Dozens of Americans have been arrested during mass protests calling for higher pay and union rights in cities across the United States.
The arrests came on Tuesday after hundreds of fast-food cooks and cashiers, Uber drivers, home health aides and airport workers took to the streets as part of nationwide “Fight for $15” protests in their first major action since Republican Donald Trump was elected president.
Trump, who defeated his Democratic rival Hillary Clinton on November 8, had on numerous occasions promised to create jobs for Americans.
The international property developer and business mogul has said that the minimum wage should be raised, although he also suggested that US workers were overpaid.
“(Trump) needs to be held accountable for his promises,” said Hector Figueroa, president of 32BJ, a property service workers union affiliated with the Service Employees International Union that supports “Fight for $15.”
In New York, over 300 protesters gathered before dawn at Zuccotti Park, beating drums and chanting slogans.
They were shouting, “We shall not be moved,” while holding signs that read, “We won’t back down” and “Strike for $15 and our future.”
“When we started demanding $15 … people thought we were crazy, but we were just demanding the basic minimum to survive,” said protester Alvin Major. “Right now I can barely pay my bills.”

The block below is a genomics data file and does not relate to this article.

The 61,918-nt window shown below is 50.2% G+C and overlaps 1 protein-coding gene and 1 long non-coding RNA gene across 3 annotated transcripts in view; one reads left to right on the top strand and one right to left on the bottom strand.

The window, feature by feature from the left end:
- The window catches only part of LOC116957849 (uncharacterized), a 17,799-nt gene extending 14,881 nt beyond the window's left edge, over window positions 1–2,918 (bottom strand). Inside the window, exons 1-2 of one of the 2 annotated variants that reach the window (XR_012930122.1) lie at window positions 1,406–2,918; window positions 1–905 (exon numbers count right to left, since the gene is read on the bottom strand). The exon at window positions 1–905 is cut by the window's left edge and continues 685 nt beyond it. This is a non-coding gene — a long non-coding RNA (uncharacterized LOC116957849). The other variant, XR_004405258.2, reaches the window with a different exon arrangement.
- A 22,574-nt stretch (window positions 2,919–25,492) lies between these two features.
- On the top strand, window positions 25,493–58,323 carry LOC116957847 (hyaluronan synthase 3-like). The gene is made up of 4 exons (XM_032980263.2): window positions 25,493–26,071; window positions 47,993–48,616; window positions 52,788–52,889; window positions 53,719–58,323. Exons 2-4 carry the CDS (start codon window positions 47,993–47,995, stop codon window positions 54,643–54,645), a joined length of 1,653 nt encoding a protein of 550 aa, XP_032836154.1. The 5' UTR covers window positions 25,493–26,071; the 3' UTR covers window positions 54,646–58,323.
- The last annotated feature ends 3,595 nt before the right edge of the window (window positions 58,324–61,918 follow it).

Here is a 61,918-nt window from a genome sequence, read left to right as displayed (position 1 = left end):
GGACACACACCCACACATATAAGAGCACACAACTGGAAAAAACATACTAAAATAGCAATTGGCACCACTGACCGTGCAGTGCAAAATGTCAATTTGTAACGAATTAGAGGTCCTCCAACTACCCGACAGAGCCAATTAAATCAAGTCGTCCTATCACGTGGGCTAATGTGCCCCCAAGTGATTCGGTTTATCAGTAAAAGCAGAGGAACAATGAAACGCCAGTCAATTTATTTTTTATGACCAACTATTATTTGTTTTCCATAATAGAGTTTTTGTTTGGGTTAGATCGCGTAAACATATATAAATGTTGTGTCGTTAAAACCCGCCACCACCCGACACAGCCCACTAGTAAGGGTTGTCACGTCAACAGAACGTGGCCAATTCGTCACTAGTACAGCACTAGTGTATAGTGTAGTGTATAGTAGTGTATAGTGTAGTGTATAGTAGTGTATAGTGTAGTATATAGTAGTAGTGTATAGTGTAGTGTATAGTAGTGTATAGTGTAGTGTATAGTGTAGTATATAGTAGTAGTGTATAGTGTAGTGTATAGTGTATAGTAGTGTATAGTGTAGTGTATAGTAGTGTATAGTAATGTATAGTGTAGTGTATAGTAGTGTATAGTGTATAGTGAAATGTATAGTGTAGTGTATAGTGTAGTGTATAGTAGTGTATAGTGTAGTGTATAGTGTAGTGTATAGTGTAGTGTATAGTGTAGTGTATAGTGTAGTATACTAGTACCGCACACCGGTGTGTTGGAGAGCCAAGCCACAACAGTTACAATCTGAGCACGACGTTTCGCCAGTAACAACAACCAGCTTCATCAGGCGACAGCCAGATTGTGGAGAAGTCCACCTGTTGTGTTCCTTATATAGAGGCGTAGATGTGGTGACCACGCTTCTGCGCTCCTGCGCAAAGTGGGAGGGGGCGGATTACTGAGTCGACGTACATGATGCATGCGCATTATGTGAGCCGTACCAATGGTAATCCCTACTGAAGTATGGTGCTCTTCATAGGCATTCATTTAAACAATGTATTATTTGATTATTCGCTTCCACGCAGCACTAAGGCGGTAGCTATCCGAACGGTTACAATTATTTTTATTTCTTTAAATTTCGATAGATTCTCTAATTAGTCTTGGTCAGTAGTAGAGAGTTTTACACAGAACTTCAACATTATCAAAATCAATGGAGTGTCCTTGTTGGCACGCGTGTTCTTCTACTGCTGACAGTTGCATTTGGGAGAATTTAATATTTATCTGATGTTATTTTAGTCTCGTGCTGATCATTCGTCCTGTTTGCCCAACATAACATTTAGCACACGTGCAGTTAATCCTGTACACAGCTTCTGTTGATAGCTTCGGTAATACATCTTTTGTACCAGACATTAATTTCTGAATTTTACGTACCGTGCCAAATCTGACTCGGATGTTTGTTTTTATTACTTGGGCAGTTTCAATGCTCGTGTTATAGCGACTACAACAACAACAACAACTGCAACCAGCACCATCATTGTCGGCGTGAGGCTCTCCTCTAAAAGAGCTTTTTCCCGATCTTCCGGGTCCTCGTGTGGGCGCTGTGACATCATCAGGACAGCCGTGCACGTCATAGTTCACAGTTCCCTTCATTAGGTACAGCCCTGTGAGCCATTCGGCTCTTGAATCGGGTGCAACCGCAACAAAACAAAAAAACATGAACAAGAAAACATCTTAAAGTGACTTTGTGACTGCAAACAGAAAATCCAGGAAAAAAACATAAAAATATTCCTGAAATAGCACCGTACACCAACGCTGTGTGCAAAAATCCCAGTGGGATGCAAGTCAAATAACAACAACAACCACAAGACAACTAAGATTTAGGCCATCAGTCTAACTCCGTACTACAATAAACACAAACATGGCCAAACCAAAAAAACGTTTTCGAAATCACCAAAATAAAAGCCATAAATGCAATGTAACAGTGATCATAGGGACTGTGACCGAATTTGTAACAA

Multiple people were arrested in several cities mostly for disorderly conduct, including blocking the traffic.
Police arrested 26 in New York City, 36 in Cambridge, Massachusetts; 39 in Detroit, Michigan; and 40 in Los Angeles, California.
Protests were also held in New Orleans, Las Vegas, Nevada; St. Louis, Missouri; and Memphis, Tennessee, but nobody was arrested, police said.
Among protesters were elected officials, including State Rep. Frank Hornstein of Minneapolis, who said the result of the presidential election made it more important to step up on issues like a higher minimum wage.
“We have to build a strong movement, a strong effort to say that just because of a national election, these issues don’t go away,” Hornstein said. “In fact, we have to be even more determined and more clear about what our vision is.”